The photos I have of the cubs include some of the most shockingly poor photos I have taken. Out of focus, odd colour, motion blur when there shouldn’t be, depth of field that was inappropriate for the situation, highly grainy & filled with noise… Honestly without the story behind the photos, people would probably think one of two things:

1) “That is the first time this person held a camera… and it didn’t go well.”

2) “The photographer was drunk.”

I can assure you that this gem was taken by someone, who although is in perpetual learning mode when it comes to photography, has definitely held a camera before, and was also stone cold sober (in fact, I’m quite certain I have managed far more in focus photos than this after a glass or three of wine. (I have no idea how I managed to cut her feet off and make her float.)

A floating lion, otherwise known as a photo fail, April 2013
A floating lion, otherwise known as a photo fail, April 2013

So why, out of 98 photos, did only a handful turn out?

The weather was poor when we headed out for our afternoon game drive – the ponchos went on right away, and I actually took my iPhone with me in case I couldn’t get my Nikon out (note to self, I need to get rain gear for my camera for the next trip). We found tracks of a lion pride, and followed them up through the trees and a dried riverbed, and eventually found the pride – with four adults and 7 cubs. As we had been driving, the weather got steadily worse. Lead gray skies, pouring with rain as well as cold and windy. Perhaps Mother Nature just wanted to ensure that the people from BC felt right at home in South Africa! I finally extracted my camera from beneath my poncho and instead of trying to coordinate manual settings, I just put it on auto – and the camera couldn’t focus (the joyous “Subject too dark” message – and wanting to us the flash on a subject 20+ feet away). Back to manual mode, I found that to get a correctly exposed photo,I would need to use an exposure time of around 2 seconds. Long exposures are great – with stationary objects and a tripod. Playful lion cubs? Not so much. So I snapped away using the slowest time I thought I could manage, and mostly just watched. Because when Talley and Freddy started saying things like “This is special – we don’t see this everyday” it was all about the experience. The camera was definitely a secondary consideration, and not something that would take my focus off the scene.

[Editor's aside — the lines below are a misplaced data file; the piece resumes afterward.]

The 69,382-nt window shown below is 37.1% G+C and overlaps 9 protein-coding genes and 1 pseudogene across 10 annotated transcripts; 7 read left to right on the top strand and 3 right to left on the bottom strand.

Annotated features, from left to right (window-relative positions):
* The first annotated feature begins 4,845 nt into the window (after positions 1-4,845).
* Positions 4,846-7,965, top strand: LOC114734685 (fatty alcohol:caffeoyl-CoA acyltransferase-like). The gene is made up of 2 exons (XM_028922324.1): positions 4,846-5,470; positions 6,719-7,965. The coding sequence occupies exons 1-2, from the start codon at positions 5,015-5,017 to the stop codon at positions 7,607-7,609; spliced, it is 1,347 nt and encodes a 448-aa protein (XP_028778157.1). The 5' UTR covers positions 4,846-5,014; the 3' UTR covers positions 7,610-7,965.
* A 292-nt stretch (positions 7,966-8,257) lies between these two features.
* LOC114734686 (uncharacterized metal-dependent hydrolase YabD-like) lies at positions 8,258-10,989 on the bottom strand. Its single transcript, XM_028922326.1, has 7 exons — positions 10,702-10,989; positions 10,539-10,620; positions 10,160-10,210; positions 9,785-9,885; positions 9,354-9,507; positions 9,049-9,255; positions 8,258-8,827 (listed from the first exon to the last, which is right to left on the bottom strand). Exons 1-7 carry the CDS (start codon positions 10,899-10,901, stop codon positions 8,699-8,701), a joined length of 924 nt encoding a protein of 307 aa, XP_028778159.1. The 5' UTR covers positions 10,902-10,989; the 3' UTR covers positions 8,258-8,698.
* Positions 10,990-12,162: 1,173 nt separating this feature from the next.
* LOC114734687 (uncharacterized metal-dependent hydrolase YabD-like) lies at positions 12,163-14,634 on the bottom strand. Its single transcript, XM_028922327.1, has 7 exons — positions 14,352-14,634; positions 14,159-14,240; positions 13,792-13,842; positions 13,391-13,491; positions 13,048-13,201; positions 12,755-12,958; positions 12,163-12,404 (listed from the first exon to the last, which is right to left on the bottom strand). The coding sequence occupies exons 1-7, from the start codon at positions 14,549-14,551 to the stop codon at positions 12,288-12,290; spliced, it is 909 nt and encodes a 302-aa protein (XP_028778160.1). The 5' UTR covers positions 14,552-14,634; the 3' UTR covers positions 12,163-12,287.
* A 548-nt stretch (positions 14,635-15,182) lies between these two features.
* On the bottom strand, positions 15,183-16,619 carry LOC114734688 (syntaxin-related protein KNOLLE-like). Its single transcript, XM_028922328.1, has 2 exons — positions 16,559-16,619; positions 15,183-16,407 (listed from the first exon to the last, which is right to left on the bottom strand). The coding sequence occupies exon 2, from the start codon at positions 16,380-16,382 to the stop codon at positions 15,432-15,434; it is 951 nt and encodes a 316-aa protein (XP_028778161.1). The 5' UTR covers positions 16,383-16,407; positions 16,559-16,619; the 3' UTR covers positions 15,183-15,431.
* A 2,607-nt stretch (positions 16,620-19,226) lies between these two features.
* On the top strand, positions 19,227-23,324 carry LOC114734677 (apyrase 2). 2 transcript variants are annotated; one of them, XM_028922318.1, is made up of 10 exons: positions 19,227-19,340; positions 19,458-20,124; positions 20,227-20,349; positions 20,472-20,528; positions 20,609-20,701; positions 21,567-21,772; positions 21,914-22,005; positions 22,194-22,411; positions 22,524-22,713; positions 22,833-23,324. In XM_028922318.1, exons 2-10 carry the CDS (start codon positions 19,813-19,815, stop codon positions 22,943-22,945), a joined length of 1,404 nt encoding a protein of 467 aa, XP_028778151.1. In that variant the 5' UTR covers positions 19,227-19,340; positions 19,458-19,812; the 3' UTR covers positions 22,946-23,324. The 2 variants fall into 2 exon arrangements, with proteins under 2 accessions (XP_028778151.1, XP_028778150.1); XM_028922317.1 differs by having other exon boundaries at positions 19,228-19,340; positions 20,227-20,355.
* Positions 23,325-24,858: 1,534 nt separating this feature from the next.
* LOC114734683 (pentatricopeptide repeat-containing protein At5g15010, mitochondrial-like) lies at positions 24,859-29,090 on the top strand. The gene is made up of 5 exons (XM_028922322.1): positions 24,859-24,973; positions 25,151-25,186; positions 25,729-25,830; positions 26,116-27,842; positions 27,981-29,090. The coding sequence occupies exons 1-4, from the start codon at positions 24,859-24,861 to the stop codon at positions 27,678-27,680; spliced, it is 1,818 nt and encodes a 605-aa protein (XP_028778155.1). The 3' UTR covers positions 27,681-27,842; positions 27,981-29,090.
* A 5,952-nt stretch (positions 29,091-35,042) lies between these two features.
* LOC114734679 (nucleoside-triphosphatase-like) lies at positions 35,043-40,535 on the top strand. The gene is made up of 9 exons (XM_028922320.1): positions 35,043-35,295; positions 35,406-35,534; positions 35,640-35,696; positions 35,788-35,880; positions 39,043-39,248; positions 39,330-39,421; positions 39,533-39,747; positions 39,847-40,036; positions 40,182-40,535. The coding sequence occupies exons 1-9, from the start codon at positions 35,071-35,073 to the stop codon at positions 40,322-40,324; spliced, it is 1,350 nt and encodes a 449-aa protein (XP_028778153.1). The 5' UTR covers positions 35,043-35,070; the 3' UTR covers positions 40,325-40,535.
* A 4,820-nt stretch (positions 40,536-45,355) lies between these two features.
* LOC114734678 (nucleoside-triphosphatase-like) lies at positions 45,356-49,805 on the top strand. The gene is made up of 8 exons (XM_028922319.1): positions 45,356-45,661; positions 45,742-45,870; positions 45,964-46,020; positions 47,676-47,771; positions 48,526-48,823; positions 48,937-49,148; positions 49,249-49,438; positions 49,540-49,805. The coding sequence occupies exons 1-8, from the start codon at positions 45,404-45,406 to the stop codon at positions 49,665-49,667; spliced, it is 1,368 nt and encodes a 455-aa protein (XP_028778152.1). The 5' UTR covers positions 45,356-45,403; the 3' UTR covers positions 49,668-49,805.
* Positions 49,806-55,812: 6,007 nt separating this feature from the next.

Four cubs on a fallen tree
Four cubs on a fallen tree, April 2013

The lion cubs played in the rain on a fallen tree – they climbed, wrestled a bit – they entertained us immensely, and the rain and cold didn’t matter at all. They stayed in the area a good 20-30 minutes before setting off. We were also lucky enough that day to see an old female lion, who has since passed on.

Two Lionesses, April 2013
Two Lionesses, April 2013

The lions gave us great viewing opportunities at Londolozi, from the mating pair on night one, to the beautiful male I wrote about earlier, to the playful cubs, and rounding out with a male and female stalking impala as we drove off in the transport on route to the airport (actually a male watching a female stalk impala). Not to mention the calls we heard throughout the night each night we spent at Londolozi.

Lioness with added watercolour effect, April 2013
Lioness with added watercolour effect, April 2013

Below are a couple of the shots I managed to salvage. The nice clear shots will have to live on only in my head – unless I’m lucky enough to see such a sight on my next trip, with far more favourable lighting conditions.

Cub in focus!!!, April 2013
Cub in focus!!!, April 2013

Three cubs on a tree, April 2013
Three cubs on a tree, April 2013